It’s a truth universally acknowledged that if you’re going to write about Pride and Prejudice by Jane Austen you begin with the phrase: “it’s a truth universally acknowledged….”
I’ve never been a huge Jane-ite, however I’ve watched the 2005 adaptation of P&P with Keira Knightly more times than I can count. (There is some sexy hand action in that movie, amiright?)
And yet, every time that age-old debate came up, Macfadyen vs. Firth, my vote for Macfadyen felt a bit hollow, for I had never actually seen the 1995 BBC adaptation with Colin Firth.
When the shame became too great to bear, I finally resolved to do it: I would watch the entire BBC adaptation, but I would not do it without a glass (or two…) of wine to see me through to the bitter end.
I was surprised to find that, in addition to being won over by Firth’s Darcy, I had completely misunderstood some of P&P’s characters. I don’t know if it was the wine or the wisdom of maturity, but here’s what I discovered:
Mrs. Bennet isn’t a silly nincompoop: she’s a desperate woman in a patriarchal nonsense society.
Everyone’s always acting like Mrs. Bennet is just soooo ridiculous, but have you ever tried to marry off five daughters with barely a dowry to split between them before your husband dies and you have no other option but to cram into your brother’s Cheapside hovel or *shudder* see your daughters become governesses?
Look, I get it. She’s high strung, occasionally drunk, and usually putting her foot in her mouth – but who among us isn’t?
In this patriarchal nonsense society, 5 perfectly nice daughters are worth less than one mediocre son. Sadly, it bears a lot of resemblance to the current patriarchal nonsense society so let’s just say I feel a lot more empathy for the lady who is watching her insensitive jerk of a husband make fun of her for trying to keep a roof over her family’s head after he croaks.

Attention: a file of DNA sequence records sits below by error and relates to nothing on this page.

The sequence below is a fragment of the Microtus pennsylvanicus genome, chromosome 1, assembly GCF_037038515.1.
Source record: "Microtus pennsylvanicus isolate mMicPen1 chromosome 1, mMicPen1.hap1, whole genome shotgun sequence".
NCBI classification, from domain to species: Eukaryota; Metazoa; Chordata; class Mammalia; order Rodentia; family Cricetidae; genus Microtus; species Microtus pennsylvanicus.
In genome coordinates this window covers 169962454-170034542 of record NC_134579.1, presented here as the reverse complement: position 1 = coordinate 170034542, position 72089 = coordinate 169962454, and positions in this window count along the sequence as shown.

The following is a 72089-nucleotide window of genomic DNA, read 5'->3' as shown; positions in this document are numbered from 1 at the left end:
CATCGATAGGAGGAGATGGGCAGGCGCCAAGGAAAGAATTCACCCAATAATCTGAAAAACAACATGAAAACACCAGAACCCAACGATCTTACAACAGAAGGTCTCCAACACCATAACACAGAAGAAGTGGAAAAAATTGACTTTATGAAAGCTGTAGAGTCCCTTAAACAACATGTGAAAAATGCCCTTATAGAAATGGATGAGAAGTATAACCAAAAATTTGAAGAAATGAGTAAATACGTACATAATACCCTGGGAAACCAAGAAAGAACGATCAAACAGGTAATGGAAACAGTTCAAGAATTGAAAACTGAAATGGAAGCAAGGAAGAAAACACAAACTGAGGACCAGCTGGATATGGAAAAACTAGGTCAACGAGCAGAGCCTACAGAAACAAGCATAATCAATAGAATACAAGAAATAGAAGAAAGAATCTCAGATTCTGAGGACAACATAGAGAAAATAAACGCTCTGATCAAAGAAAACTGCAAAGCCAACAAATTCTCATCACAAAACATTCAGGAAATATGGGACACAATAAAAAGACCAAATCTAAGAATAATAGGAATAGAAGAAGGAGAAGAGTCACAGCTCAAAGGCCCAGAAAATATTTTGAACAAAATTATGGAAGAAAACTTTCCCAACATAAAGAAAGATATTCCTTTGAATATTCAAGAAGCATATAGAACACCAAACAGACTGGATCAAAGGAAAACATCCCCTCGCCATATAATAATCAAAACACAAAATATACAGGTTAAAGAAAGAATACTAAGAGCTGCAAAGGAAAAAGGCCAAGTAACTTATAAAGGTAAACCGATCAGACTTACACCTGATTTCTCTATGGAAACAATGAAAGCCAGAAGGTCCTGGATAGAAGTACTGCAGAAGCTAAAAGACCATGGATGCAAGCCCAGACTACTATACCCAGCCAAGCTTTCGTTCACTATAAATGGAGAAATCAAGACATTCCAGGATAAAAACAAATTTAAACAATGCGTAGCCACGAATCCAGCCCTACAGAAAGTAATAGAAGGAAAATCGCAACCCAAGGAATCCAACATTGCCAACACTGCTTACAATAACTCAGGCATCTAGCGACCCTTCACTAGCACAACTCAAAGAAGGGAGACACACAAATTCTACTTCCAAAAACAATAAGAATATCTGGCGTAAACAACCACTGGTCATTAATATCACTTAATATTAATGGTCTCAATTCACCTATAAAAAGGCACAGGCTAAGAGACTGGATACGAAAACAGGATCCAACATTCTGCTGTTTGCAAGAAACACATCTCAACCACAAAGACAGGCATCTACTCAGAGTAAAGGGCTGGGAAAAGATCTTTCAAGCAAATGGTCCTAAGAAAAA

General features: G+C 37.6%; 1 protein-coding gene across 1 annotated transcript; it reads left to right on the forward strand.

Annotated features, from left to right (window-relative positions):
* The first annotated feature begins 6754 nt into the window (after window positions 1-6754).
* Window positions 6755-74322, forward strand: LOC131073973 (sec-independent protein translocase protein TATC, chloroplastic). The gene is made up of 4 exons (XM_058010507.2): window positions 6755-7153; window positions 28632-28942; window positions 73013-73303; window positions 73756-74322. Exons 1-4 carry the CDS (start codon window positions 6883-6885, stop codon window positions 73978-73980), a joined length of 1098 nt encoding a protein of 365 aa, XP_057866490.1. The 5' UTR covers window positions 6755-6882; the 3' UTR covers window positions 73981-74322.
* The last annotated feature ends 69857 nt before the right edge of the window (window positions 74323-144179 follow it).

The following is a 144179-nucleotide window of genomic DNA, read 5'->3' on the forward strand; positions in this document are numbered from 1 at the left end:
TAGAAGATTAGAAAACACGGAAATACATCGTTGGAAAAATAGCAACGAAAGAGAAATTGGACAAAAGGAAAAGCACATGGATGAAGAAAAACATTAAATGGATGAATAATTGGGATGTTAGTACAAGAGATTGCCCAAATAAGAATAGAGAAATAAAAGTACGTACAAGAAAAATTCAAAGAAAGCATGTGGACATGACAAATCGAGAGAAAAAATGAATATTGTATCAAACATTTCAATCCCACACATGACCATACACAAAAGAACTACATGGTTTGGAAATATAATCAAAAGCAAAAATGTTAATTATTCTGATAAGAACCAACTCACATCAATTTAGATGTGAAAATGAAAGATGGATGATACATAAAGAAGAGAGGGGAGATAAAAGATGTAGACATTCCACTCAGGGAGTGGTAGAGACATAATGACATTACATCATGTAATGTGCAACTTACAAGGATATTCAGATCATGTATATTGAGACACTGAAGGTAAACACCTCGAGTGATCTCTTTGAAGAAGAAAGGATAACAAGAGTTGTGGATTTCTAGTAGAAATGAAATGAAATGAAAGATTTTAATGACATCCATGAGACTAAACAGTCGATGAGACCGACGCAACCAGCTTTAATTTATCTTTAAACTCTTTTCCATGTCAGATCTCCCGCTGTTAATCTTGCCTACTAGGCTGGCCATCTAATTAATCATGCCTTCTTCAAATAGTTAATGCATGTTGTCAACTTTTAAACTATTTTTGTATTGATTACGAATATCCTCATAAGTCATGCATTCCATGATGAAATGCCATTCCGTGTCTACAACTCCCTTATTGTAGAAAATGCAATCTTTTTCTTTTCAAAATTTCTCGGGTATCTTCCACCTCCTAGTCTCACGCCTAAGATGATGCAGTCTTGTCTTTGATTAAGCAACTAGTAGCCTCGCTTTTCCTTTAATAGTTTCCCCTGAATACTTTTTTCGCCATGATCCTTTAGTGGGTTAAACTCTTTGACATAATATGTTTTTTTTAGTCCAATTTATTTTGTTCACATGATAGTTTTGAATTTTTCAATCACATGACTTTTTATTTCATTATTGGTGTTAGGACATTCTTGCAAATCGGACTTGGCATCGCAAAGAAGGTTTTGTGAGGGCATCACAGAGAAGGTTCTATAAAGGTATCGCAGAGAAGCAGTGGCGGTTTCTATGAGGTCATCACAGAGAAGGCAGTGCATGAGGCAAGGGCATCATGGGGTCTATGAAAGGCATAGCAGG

Charlotte Lucas isn’t dying to be married: she just wants to be left alone
So much of P&P is about women seeking marriage, so naturally I assumed Charlotte Lucas’s snaring of Mr. Collins was because she didn’t want to be lonely. Turns out, she just wants a room of her own to do whatever the heck she wants.
Charlotte is presented as a shy, homely spinster with no prospects. Her marriage to Collins horrifies Charlotte’s best friend, our heroine Lizzy. Was Charlotte so desperate, so lonely that she couldn’t stand on principle like Lizzy and reject a secure marriage?
In fact, I realized that Charlotte is an introvert after my own heart: She just wants some independence. Imagine being 27, living with your parents and rambunctious younger siblings, and just wanting some alone time.
Once she marries Collins, she sends him off to the garden or to visit that old windbag Lady Catherine de Bourgh as much as possible so she can have some dang peace and quiet in a room that has been set aside for her own use.
Mr. Bingley isn’t a prize: he’s the human equivalent of a saltine cracker.
He seemed kind of clueless and inoffensive (but rich!) in the 2005 version. At least 2005 Bingley could smolder.
1995 Bingley is about as interesting as the food you eat when you’re having stomach problems. He is overpowered by any condiment you pair him with and is easily broken (by Darcy’s will).
His eyes haunt my nightmares with their earnest, guileless zeal.
OK, maybe that’s a strong word for these revelations but I love discovering new things about characters in romances, and I find it interesting how my interpretation of their actions has changed as I’ve grown older.
Have you ever had your mind blown by a new discovery about a character you thought you had figured out?